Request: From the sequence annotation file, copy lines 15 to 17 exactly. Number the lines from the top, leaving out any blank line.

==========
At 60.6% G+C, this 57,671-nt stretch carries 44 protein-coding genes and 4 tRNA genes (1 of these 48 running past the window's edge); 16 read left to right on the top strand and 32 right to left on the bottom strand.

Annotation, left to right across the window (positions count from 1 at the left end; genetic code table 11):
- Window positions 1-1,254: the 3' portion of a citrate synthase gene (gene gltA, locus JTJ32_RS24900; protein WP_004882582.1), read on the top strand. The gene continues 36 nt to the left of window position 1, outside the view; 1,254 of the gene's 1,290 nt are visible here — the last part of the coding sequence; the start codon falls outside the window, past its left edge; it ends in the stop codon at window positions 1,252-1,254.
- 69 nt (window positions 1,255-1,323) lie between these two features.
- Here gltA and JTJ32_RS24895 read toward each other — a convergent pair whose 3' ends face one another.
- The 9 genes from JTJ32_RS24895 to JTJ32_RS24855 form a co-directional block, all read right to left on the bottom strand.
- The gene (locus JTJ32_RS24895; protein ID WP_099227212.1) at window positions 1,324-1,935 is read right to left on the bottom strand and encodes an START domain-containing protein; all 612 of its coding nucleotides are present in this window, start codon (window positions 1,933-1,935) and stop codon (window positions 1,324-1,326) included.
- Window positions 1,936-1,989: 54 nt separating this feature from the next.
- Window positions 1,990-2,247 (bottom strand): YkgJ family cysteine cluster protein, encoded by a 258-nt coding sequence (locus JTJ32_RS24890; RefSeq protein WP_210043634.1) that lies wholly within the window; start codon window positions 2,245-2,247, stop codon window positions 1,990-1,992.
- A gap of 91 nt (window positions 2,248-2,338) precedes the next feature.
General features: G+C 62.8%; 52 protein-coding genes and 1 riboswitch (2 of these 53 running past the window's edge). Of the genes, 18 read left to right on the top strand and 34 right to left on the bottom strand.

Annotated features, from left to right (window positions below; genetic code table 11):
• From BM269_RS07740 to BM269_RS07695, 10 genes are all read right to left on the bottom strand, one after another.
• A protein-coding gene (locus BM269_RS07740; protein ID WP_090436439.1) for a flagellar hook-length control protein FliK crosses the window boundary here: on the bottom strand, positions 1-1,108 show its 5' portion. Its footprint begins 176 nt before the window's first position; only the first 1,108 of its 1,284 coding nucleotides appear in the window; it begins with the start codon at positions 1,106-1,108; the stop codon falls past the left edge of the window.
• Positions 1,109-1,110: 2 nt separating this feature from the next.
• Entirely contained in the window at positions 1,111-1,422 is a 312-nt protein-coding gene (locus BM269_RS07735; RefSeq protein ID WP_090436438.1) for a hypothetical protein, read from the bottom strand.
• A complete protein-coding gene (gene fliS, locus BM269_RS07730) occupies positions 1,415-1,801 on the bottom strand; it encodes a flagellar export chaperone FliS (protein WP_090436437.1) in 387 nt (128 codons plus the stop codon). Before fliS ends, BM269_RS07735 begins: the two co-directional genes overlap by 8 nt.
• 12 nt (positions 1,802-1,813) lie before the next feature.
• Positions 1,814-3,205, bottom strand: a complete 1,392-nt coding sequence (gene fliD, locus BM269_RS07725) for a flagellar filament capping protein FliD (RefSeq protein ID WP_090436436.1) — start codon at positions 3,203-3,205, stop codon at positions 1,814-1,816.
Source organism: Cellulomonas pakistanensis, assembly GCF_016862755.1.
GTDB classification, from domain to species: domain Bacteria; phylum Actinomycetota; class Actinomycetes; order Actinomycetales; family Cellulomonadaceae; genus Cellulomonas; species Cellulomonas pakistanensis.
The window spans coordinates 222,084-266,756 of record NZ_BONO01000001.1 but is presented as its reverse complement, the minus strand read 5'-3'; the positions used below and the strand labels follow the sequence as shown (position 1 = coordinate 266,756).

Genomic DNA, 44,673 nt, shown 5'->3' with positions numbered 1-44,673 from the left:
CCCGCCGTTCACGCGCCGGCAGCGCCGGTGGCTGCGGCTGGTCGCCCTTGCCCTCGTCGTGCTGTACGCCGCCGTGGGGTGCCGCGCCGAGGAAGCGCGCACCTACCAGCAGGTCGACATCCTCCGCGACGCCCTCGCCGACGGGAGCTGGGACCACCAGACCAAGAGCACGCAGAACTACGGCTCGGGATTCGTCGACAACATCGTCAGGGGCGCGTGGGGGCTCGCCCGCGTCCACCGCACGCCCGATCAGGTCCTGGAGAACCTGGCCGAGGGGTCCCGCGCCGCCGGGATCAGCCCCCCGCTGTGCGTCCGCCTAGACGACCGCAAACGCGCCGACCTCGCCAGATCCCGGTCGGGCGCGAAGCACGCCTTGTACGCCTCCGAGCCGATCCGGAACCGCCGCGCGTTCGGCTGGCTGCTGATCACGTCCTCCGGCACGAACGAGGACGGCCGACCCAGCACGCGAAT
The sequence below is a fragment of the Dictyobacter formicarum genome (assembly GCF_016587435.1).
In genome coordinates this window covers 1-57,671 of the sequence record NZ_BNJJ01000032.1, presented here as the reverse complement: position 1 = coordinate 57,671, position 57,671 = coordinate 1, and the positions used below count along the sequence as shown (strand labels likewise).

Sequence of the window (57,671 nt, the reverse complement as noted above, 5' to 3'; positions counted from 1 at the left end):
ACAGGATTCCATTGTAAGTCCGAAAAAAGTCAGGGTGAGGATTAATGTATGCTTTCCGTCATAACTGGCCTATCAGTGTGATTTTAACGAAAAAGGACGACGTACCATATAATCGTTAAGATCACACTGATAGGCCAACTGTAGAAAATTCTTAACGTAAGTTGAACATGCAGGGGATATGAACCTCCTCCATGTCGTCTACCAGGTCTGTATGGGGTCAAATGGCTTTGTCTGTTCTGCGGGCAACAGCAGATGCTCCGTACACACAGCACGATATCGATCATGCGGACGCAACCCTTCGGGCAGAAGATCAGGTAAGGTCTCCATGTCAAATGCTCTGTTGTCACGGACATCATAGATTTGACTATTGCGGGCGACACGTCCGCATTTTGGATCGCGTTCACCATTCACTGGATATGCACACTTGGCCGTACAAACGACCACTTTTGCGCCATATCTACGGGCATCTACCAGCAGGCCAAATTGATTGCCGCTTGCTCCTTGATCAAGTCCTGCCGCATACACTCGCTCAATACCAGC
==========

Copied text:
• Positions 1,109-1,110: 2 nt separating this feature from the next.
• Entirely contained in the window at positions 1,111-1,422 is a 312-nt protein-coding gene (locus BM269_RS07735; RefSeq protein ID WP_090436438.1) for a hypothetical protein, read from the bottom strand.
• A complete protein-coding gene (gene fliS, locus BM269_RS07730) occupies positions 1,415-1,801 on the bottom strand; it encodes a flagellar export chaperone FliS (protein WP_090436437.1) in 387 nt (128 codons plus the stop codon). Before fliS ends, BM269_RS07735 begins: the two co-directional genes overlap by 8 nt.